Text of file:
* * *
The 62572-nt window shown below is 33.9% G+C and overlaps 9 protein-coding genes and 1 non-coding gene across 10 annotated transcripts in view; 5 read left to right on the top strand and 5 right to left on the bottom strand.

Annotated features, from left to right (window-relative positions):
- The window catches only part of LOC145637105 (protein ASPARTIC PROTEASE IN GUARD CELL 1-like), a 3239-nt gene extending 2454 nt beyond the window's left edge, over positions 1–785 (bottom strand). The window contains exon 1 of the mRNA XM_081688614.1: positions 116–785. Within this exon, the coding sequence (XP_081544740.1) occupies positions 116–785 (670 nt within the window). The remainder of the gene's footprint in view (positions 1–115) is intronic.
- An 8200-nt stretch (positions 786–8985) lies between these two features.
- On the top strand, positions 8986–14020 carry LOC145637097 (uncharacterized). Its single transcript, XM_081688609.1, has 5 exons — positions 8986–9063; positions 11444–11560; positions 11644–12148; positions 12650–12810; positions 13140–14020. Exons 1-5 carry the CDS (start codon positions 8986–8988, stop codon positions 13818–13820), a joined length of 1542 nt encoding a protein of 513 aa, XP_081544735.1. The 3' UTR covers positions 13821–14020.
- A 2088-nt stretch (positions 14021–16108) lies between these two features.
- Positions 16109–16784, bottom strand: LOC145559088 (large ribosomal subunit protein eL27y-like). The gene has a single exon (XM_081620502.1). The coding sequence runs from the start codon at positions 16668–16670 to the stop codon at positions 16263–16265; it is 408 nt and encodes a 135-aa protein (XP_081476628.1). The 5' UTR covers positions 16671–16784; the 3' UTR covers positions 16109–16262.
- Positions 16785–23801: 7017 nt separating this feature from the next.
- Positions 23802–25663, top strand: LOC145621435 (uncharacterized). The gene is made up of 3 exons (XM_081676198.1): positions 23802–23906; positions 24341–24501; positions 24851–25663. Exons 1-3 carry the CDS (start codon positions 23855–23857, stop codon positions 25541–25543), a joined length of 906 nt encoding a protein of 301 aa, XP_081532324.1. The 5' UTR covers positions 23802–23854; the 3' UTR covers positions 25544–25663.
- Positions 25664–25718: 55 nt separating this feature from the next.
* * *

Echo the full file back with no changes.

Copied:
The 62572-nt window shown below is 33.9% G+C and overlaps 9 protein-coding genes and 1 non-coding gene across 10 annotated transcripts in view; 5 read left to right on the top strand and 5 right to left on the bottom strand.

Annotated features, from left to right (window-relative positions):
- The window catches only part of LOC145637105 (protein ASPARTIC PROTEASE IN GUARD CELL 1-like), a 3239-nt gene extending 2454 nt beyond the window's left edge, over positions 1–785 (bottom strand). The window contains exon 1 of the mRNA XM_081688614.1: positions 116–785. Within this exon, the coding sequence (XP_081544740.1) occupies positions 116–785 (670 nt within the window). The remainder of the gene's footprint in view (positions 1–115) is intronic.
- An 8200-nt stretch (positions 786–8985) lies between these two features.
- On the top strand, positions 8986–14020 carry LOC145637097 (uncharacterized). Its single transcript, XM_081688609.1, has 5 exons — positions 8986–9063; positions 11444–11560; positions 11644–12148; positions 12650–12810; positions 13140–14020. Exons 1-5 carry the CDS (start codon positions 8986–8988, stop codon positions 13818–13820), a joined length of 1542 nt encoding a protein of 513 aa, XP_081544735.1. The 3' UTR covers positions 13821–14020.
- A 2088-nt stretch (positions 14021–16108) lies between these two features.
- Positions 16109–16784, bottom strand: LOC145559088 (large ribosomal subunit protein eL27y-like). The gene has a single exon (XM_081620502.1). The coding sequence runs from the start codon at positions 16668–16670 to the stop codon at positions 16263–16265; it is 408 nt and encodes a 135-aa protein (XP_081476628.1). The 5' UTR covers positions 16671–16784; the 3' UTR covers positions 16109–16262.
- Positions 16785–23801: 7017 nt separating this feature from the next.
- Positions 23802–25663, top strand: LOC145621435 (uncharacterized). The gene is made up of 3 exons (XM_081676198.1): positions 23802–23906; positions 24341–24501; positions 24851–25663. Exons 1-3 carry the CDS (start codon positions 23855–23857, stop codon positions 25541–25543), a joined length of 906 nt encoding a protein of 301 aa, XP_081532324.1. The 5' UTR covers positions 23802–23854; the 3' UTR covers positions 25544–25663.
- Positions 25664–25718: 55 nt separating this feature from the next.